a Guide for Getting Started With Little Money

  • Father-and-son partners Austin and Shannon Page have built a real-estate portfolio of 80+ units.
  • They started in 2015 by fully renovating and flipping a distressed house.
  • Austin laid out a step-by-step plan for investors looking to get started with limited capital.

From watching financial shows on TV and working with his hands at an early age, Austin Page has long known that he had an entrepreneurial spirit and an interest in money.

So while he was working toward his degree in finance at Austin Peay State University in Tennessee in 2015, Page decided that it was time to start building a business. With the goal of growing generational wealth, he decided that real estate would be his primary focus.

Page, now 26, found his first opportunity in an old, run-down house that needed major renovations. He purchased the house for $15,000 in a partnership with his father, Shannon, with the two taking out a personal loan for the payment from a local bank and putting the renovation costs, about $30,000, on credit cards. 

“We don’t come from any type of wealth,” Page said. “My dad was working a full-time job, and I was a college student.”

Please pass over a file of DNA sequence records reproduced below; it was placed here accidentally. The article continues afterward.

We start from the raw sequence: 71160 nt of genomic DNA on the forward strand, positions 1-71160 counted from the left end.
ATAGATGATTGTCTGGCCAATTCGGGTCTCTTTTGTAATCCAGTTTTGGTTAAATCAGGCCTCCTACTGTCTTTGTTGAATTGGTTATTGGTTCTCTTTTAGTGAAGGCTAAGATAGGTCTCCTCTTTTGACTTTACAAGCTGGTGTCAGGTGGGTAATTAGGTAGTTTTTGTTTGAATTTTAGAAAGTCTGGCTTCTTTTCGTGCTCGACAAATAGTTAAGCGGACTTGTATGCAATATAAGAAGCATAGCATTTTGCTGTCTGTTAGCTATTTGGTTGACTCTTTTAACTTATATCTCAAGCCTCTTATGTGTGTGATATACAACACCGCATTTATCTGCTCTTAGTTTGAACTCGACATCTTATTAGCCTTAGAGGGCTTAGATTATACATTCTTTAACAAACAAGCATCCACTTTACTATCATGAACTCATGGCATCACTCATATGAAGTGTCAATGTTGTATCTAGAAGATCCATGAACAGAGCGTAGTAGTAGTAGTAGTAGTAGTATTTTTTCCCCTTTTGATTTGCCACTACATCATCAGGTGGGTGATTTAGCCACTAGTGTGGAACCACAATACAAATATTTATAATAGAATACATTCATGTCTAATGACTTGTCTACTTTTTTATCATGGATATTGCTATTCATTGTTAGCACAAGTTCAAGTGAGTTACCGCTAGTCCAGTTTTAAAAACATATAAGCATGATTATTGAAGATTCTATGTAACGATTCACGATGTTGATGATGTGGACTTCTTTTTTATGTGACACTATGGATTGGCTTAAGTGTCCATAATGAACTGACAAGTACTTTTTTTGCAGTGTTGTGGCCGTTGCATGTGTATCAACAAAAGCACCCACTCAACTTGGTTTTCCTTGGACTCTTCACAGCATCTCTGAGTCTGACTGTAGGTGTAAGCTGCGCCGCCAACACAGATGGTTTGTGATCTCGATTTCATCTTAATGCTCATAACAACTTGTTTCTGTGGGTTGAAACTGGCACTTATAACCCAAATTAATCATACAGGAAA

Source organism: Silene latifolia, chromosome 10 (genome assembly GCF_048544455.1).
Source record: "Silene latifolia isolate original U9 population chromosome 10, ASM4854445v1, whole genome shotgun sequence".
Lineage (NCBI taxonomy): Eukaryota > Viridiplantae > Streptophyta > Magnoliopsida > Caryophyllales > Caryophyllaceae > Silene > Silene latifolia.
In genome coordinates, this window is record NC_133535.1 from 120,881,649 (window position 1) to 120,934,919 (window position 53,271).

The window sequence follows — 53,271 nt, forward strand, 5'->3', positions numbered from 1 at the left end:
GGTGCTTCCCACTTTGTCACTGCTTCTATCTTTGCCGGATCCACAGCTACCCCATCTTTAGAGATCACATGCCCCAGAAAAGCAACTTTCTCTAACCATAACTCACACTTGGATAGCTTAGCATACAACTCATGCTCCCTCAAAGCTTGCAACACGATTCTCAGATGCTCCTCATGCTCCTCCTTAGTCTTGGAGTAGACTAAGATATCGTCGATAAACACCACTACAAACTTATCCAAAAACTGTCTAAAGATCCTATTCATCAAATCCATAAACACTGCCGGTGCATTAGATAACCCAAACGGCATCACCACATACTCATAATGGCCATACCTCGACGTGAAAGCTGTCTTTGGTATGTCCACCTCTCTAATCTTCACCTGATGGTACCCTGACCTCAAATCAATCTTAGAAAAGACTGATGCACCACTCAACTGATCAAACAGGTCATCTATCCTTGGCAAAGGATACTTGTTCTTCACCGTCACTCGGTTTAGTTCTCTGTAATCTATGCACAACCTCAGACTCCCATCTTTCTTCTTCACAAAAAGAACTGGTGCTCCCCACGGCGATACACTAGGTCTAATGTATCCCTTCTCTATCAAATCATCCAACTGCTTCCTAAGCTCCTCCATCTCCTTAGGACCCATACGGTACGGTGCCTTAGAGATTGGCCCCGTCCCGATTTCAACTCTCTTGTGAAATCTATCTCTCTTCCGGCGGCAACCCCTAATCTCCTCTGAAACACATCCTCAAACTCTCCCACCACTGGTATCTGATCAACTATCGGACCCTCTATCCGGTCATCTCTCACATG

Page said that he and his father did extensive renovations on the house and the project took them about two years. They were then able to sell the rehabbed home for over $164,000, according to the Hickman County Recorder of Deeds listing of the property.

After generating a ten-fold return on the initial investment within the short timeframe, Page saw an opportunity to build further wealth in flipping. He reinvested the proceeds from the first deal into other properties, and was able scale up quickly. These properties then allowed him buy even more units by tapping into the equity built over time to use as cash down on other buildings.

Austin Page

Austin Page

Page now has a portfolio of over 80 units, according to title documents show to Insider. 

He said self-discipline has helped him to scale up, and stressed it for other investors looking to build their portfolios.

“You have to be willing to push forward and make this happen,” he said. “I could have bought a $70,000 truck.”

A step-by-step guide for building a real-estate portfolio from scratch

Starting in a position with very little money on hand, Page shared with Insider his step-by-step advice  — broken down below — for getting started in real-estate investing and building a portfolio with limited capital.

1. First, Page recommends keeping your focus on inexpensive properties in your area that you can renovate. Since this will be your first rental property, the low cost will lessen the financial risk you take on, and maximize return potential. 

A great inexpensive option, Page said, is a mobile home. Page said you can find them for around $60,000, and the down payment for them will be a fraction of that. (Like any type of property, mobile homes also come with their own set of issues. It should also be noted that they typically don’t appreciate like other properties.)